• Recognize the economic ramifications of precision medicine strategies.
    • Formulate a deeper understanding of the ethical dimensions of emerging genetic testing technologies.
  • Simplified Representation of the Global Carbon Cycle,

    Promoting Climate Change Literacy for Non-majors: Implementation of an atmospheric carbon dioxide modeling activity as...

    Learning Objectives
    • Students will be able to manipulate and produce data and graphs.
    • Students will be able to design a simple mathematical model of atmospheric CO2 that can be used to make predictions.
    • Students will be able to conduct simulations, analyze, interpret, and draw conclusions about atmospheric CO2 levels from their own computer generated simulated data.
  • Multiple sequence alignment of homologous cytochrome C protein sequences using Jalview viewer.

    Sequence Similarity: An inquiry based and "under the hood" approach for incorporating molecular sequence...

    Learning Objectives
    At the end of this lesson, students will be able to:
    • Define similarity in a non-biological and biological sense when provided with two strings of letters.
    • Quantify the similarity between two gene/protein sequences.
    • Explain how a substitution matrix is used to quantify similarity.
    • Calculate amino acid similarity scores using a scoring matrix.
    • Demonstrate how to access genomic data (e.g., from NCBI nucleotide and protein databases).
    • Demonstrate how to use bioinformatics tools to analyze genomic data (e.g., BLASTP), explain a simplified BLAST search algorithm including how similarity is used to perform a BLAST search, and how to evaluate the results of a BLAST search.
    • Create a nearest-neighbor distance matrix.
    • Create a multiple sequence alignment using a nearest-neighbor distance matrix and a phylogram based on similarity of amino acid sequences.
    • Use appropriate bioinformatics sequence alignment tools to investigate a biological question.
  • 3D Print Model of the Mars Curiosity Rover, printed from NASA 3D Resources (

    Exploring the March to Mars Using 3D Print Models

    Learning Objectives
    • Students will be able to describe the major aspects of the Mars Curiosity Rover missions.
    • Students will be able to synthesize information learned from a classroom jigsaw activity on the Mars Curiosity Rover missions.
    • Students will be able to work in teams to plan a future manned mission to Mars.
    • Students will be able to summarize their reports to the class.
  • How Silly Putty® is like bone

    What do Bone and Silly Putty® have in Common?: A Lesson on Bone Viscoelasticity

    Learning Objectives
    • Students will be able to explain how the anatomical structure of long bones relates to their function.
    • Students will be able to define viscoelasticity, hysteresis, anisotropy, stiffness, strength, ductility, and toughness.
    • Students will be able to identify the elastic and plastic regions of a stress-strain curve. They will be able to correlate each phase of the stress-strain curve with physical changes to bone.
    • Students will be able to predict how a bone would respond to changes in the magnitude of an applied force, and to variations in the speed or angle at which a force is applied.
    • Students will be able to determine the reason(s) why bone injuries occur more frequently during athletic events than during normal everyday use.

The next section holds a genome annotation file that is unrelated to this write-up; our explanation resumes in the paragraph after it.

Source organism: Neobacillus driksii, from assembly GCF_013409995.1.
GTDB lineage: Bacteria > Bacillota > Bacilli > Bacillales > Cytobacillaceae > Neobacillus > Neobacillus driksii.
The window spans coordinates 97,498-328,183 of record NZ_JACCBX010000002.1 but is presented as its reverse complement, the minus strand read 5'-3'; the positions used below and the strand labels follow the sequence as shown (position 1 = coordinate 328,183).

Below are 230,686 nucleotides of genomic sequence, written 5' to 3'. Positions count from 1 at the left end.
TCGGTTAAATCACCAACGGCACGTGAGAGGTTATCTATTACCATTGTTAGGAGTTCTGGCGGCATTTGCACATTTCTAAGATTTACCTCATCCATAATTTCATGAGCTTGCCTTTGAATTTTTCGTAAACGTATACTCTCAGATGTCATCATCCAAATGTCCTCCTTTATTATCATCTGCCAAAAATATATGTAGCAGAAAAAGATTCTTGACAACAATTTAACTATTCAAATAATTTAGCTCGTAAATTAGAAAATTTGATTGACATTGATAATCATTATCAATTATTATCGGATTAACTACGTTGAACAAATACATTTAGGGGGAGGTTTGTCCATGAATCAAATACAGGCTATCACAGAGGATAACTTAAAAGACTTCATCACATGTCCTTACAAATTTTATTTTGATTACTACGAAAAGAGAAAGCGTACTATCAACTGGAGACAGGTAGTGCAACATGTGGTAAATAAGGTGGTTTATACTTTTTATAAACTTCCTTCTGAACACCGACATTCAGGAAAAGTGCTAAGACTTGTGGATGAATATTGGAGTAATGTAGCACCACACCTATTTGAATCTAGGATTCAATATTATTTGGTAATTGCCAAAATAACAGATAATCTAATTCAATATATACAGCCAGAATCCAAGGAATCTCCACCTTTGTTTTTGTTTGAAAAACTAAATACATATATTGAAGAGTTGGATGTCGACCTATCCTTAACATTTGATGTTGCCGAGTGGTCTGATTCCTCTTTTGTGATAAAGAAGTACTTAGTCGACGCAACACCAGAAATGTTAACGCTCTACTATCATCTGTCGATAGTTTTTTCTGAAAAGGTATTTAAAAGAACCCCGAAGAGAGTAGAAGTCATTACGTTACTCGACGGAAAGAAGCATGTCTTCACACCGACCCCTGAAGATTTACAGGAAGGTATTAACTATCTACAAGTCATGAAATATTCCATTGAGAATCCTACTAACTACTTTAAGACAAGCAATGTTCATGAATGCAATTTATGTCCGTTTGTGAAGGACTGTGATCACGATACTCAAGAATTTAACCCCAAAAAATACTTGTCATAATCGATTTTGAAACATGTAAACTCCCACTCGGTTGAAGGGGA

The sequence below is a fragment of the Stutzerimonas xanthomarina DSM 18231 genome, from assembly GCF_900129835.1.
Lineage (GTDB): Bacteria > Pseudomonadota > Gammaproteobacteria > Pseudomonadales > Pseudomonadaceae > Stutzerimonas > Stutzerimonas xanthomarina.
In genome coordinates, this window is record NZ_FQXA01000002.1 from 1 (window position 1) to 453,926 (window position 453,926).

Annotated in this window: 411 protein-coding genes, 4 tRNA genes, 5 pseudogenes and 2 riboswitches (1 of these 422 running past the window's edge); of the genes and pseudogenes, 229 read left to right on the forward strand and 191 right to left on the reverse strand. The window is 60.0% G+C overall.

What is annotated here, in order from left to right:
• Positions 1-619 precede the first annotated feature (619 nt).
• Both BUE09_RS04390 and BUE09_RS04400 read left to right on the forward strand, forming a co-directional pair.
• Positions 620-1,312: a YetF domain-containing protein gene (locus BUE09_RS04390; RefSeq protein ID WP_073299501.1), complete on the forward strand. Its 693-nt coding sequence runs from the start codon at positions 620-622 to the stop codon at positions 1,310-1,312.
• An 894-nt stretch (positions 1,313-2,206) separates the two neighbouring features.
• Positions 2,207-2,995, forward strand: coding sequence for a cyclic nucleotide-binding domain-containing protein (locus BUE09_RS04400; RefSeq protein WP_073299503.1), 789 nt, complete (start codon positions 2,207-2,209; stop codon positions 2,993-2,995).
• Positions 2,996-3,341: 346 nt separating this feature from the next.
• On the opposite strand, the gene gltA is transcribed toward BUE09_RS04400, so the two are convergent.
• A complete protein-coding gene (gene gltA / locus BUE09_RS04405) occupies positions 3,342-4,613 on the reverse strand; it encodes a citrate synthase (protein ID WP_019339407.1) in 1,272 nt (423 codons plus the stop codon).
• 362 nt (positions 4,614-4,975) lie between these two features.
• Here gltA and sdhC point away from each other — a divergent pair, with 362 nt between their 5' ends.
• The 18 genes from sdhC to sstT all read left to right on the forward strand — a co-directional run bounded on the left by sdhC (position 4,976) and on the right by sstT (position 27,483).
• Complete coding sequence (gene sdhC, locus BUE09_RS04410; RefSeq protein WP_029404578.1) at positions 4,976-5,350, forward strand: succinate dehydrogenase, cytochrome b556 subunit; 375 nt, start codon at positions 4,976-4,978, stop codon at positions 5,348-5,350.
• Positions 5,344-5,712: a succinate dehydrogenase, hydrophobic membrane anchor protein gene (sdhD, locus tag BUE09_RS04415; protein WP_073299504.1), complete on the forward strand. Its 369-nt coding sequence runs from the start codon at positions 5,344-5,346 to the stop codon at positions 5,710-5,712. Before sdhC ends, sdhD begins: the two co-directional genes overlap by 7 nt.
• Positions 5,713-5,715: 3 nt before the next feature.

• Students use plastic Easter eggs and chocolate pieces to simulate the distribution of HIV in T lymphocytes.

    Infectious Chocolate Joy with a Side of Poissonian Statistics: An activity connecting life science students with subtle...

    Learning Objectives
    • Students will define a Poisson distribution.
    • Students will generate a data set on the probability of a T cell being infected with a virus(es).
    • Students will predict the likelihood of one observing the mean value of viruses occurring.
    • Students will evaluate the outcomes of a random process.
    • Students will hypothesize whether a process is Poissonian and design a test for that hypothesis.
    • Students will collect data and create a histogram from their data.
  • Modeling the Research Process: Authentic human physiology research in a large non-majors course

    Learning Objectives
    Students will be able to:
    • Read current scientific literature
    • Formulate testable hypotheses
    • Design an experimental procedure to test their hypothesis
    • Make scientific observations
    • Analyze and interpret data
    • Communicate results visually and orally
  • Students using the Understanding Eukaryotic Genes curriculum to construct a gene model. Students are working as a pair to complete each Module using classroom computers.

    An undergraduate bioinformatics curriculum that teaches eukaryotic gene structure

    Learning Objectives
    Module 1
    • Demonstrate basic skills in using the UCSC Genome Browser to navigate to a genomic region and to control the display settings for different evidence tracks.
    • Explain the relationships among DNA, pre-mRNA, mRNA, and protein.
    Module 2
    • Describe how a primary transcript (pre-mRNA) can be synthesized using a DNA molecule as the template.
    • Explain the importance of the 5' and 3' regions of the gene for initiation and termination of transcription by RNA polymerase II.
    • Identify the beginning and the end of a transcript using the capabilities of the genome browser.
    Module 3
    • Explain how the primary transcript generated by RNA polymerase II is processed to become a mature mRNA, using the sequence signals identified in Module 2.
    • Use the genome browser to analyze the relationships among:
    • pre-mRNA
    • 5' capping
    • 3' polyadenylation